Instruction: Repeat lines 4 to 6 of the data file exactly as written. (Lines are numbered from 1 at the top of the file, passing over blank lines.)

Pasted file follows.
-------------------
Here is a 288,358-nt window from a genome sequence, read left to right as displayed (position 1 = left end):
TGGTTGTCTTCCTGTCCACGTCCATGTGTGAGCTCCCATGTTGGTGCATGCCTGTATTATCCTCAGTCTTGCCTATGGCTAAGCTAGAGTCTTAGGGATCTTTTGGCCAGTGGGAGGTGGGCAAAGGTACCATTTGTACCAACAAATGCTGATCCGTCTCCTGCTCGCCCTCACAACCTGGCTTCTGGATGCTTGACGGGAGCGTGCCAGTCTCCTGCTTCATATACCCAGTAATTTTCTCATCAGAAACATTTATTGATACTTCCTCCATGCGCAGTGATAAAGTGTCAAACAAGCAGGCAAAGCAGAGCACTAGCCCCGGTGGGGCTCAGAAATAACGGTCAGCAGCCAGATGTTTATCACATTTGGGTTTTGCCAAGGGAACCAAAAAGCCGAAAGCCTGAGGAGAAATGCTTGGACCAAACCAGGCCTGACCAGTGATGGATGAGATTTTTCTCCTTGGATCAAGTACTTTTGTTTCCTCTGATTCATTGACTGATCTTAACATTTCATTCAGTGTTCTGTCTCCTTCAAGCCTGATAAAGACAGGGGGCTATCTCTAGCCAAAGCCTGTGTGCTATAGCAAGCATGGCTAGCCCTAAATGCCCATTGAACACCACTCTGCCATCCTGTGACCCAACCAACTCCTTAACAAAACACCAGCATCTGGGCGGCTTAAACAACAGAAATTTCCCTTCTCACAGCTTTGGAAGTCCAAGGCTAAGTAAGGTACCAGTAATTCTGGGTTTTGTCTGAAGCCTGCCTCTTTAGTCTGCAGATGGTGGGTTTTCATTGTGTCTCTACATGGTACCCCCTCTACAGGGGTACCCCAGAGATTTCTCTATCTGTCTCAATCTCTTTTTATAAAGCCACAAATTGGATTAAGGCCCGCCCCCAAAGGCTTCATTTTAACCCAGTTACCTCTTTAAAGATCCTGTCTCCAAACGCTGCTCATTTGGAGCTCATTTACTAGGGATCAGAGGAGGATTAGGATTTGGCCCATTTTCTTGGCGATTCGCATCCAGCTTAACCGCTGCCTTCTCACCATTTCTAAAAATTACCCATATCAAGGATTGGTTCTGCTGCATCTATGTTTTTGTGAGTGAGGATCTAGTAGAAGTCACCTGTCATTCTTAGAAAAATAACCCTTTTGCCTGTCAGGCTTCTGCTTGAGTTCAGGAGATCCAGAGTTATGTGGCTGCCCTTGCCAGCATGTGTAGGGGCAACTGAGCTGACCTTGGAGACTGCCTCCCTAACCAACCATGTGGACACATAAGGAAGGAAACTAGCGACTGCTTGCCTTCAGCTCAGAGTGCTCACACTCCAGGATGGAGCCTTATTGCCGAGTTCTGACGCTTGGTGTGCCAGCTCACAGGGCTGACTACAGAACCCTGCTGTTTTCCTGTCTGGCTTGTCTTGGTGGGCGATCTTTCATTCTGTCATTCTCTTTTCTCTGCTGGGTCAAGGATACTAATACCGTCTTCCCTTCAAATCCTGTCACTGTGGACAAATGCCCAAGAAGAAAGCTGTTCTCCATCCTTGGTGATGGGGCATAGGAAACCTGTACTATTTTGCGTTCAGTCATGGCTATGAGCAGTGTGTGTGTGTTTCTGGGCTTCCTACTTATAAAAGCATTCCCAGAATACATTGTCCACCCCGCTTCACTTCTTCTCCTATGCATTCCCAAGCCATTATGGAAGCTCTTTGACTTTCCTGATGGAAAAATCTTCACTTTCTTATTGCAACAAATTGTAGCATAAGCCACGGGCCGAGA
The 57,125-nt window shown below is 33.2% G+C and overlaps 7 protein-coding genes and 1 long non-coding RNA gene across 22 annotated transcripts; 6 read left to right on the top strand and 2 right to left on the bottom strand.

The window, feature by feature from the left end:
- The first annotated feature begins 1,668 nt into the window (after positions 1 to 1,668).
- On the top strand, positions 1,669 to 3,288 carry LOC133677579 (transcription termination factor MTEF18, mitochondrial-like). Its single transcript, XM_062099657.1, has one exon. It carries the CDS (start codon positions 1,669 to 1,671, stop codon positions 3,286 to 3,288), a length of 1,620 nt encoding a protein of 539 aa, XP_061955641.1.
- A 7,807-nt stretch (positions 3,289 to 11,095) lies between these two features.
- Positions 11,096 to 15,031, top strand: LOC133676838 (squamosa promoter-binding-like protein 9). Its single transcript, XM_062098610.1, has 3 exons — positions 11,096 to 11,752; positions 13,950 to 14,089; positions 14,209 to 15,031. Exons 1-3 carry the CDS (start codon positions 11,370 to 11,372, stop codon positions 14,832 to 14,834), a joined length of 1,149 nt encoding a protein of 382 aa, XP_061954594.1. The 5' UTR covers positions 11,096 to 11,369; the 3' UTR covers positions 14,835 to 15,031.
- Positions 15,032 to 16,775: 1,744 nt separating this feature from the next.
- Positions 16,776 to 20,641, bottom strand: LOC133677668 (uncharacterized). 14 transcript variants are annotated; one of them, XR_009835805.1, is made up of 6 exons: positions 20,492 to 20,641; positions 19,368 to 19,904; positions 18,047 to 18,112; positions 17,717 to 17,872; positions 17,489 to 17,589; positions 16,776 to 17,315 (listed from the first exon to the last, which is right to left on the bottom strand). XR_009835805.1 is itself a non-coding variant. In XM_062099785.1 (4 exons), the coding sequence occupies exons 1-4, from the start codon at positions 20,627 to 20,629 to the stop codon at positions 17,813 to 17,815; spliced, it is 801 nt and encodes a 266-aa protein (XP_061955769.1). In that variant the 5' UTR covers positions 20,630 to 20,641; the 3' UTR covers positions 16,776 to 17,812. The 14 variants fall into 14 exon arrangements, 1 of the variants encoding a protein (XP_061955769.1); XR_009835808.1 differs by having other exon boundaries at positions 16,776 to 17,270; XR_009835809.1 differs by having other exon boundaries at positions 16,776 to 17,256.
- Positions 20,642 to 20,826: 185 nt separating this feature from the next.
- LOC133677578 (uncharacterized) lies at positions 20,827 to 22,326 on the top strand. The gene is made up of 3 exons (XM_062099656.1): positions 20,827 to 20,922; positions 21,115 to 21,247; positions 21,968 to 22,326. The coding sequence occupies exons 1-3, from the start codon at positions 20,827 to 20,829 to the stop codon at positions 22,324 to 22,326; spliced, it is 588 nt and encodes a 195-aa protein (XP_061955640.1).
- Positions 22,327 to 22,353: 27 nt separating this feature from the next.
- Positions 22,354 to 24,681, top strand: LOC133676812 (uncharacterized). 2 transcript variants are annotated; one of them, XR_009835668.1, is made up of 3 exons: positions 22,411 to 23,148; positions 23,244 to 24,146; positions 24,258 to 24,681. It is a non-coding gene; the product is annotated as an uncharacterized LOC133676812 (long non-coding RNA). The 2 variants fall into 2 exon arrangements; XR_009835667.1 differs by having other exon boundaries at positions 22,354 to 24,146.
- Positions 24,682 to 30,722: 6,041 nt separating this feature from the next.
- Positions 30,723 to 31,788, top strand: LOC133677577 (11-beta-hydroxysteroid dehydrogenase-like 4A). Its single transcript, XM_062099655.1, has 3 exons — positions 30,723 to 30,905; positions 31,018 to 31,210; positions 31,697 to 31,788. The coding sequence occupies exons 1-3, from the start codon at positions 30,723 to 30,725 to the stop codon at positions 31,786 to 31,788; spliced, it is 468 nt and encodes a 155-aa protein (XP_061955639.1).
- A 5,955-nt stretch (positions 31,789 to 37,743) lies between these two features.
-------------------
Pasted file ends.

The window, feature by feature from the left end:
- The first annotated feature begins 1,668 nt into the window (after positions 1 to 1,668).
- On the top strand, positions 1,669 to 3,288 carry LOC133677579 (transcription termination factor MTEF18, mitochondrial-like). Its single transcript, XM_062099657.1, has one exon. It carries the CDS (start codon positions 1,669 to 1,671, stop codon positions 3,286 to 3,288), a length of 1,620 nt encoding a protein of 539 aa, XP_061955641.1.